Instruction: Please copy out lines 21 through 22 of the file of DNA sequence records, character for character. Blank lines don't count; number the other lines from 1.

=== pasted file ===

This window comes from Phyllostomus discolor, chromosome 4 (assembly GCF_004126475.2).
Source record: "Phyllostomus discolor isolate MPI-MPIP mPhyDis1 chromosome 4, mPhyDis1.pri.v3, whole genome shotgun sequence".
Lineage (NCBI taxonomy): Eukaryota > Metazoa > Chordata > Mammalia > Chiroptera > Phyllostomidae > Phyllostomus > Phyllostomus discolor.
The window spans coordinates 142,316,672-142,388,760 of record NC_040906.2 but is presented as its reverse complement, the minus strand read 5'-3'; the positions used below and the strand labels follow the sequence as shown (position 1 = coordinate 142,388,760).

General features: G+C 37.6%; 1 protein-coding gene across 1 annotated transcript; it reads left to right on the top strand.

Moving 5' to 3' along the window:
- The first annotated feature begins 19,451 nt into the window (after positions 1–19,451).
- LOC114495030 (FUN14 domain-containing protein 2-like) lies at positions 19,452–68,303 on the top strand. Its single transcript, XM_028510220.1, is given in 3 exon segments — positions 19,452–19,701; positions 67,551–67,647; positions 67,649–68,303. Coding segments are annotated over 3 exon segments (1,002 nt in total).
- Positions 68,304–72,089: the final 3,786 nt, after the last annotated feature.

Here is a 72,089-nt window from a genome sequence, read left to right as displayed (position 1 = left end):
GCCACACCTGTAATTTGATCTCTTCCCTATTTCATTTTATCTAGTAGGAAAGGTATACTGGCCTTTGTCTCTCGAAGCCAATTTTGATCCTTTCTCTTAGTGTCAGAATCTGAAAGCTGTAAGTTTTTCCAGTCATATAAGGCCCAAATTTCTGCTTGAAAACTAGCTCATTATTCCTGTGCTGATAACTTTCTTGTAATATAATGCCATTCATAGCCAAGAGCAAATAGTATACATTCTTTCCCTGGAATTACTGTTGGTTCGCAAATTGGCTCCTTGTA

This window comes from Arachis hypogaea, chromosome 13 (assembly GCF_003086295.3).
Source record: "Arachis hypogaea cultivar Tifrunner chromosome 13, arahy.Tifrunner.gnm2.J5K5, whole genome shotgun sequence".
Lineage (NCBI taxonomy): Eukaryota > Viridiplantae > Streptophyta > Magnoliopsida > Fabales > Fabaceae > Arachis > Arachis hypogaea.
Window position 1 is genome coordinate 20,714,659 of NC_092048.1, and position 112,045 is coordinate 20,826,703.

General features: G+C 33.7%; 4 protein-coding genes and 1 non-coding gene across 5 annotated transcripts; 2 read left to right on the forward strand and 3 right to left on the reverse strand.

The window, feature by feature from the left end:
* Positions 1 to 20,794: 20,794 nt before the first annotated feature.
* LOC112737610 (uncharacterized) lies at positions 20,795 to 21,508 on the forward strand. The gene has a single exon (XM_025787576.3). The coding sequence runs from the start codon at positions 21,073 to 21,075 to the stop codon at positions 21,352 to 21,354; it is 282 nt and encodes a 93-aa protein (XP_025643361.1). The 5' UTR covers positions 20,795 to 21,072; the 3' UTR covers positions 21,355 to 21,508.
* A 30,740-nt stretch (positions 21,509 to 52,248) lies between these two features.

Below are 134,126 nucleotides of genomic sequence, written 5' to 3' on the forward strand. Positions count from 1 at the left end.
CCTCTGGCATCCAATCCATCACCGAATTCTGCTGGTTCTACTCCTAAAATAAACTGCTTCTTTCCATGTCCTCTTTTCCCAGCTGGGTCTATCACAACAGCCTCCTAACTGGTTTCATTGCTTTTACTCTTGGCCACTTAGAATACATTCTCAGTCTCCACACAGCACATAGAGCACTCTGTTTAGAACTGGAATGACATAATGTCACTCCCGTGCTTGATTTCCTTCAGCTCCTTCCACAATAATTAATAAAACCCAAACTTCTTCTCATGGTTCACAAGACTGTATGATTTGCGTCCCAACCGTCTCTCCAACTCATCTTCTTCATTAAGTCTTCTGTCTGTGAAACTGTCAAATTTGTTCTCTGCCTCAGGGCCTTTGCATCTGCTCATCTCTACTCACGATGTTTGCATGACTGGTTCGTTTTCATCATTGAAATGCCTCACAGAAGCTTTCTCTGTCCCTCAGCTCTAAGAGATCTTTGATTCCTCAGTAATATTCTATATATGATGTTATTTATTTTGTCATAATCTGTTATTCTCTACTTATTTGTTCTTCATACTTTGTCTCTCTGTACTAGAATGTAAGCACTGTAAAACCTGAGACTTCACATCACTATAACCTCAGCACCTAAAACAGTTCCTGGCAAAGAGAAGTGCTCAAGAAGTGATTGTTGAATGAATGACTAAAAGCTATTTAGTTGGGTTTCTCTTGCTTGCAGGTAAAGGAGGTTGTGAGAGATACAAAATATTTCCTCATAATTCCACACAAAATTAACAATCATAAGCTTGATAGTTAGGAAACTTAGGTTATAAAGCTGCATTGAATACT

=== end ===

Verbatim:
Below are 134,126 nucleotides of genomic sequence, written 5' to 3' on the forward strand. Positions count from 1 at the left end.
CCTCTGGCATCCAATCCATCACCGAATTCTGCTGGTTCTACTCCTAAAATAAACTGCTTCTTTCCATGTCCTCTTTTCCCAGCTGGGTCTATCACAACAGCCTCCTAACTGGTTTCATTGCTTTTACTCTTGGCCACTTAGAATACATTCTCAGTCTCCACACAGCACATAGAGCACTCTGTTTAGAACTGGAATGACATAATGTCACTCCCGTGCTTGATTTCCTTCAGCTCCTTCCACAATAATTAATAAAACCCAAACTTCTTCTCATGGTTCACAAGACTGTATGATTTGCGTCCCAACCGTCTCTCCAACTCATCTTCTTCATTAAGTCTTCTGTCTGTGAAACTGTCAAATTTGTTCTCTGCCTCAGGGCCTTTGCATCTGCTCATCTCTACTCACGATGTTTGCATGACTGGTTCGTTTTCATCATTGAAATGCCTCACAGAAGCTTTCTCTGTCCCTCAGCTCTAAGAGATCTTTGATTCCTCAGTAATATTCTATATATGATGTTATTTATTTTGTCATAATCTGTTATTCTCTACTTATTTGTTCTTCATACTTTGTCTCTCTGTACTAGAATGTAAGCACTGTAAAACCTGAGACTTCACATCACTATAACCTCAGCACCTAAAACAGTTCCTGGCAAAGAGAAGTGCTCAAGAAGTGATTGTTGAATGAATGACTAAAAGCTATTTAGTTGGGTTTCTCTTGCTTGCAGGTAAAGGAGGTTGTGAGAGATACAAAATATTTCCTCATAATTCCACACAAAATTAACAATCATAAGCTTGATAGTTAGGAAACTTAGGTTATAAAGCTGCATTGAATACT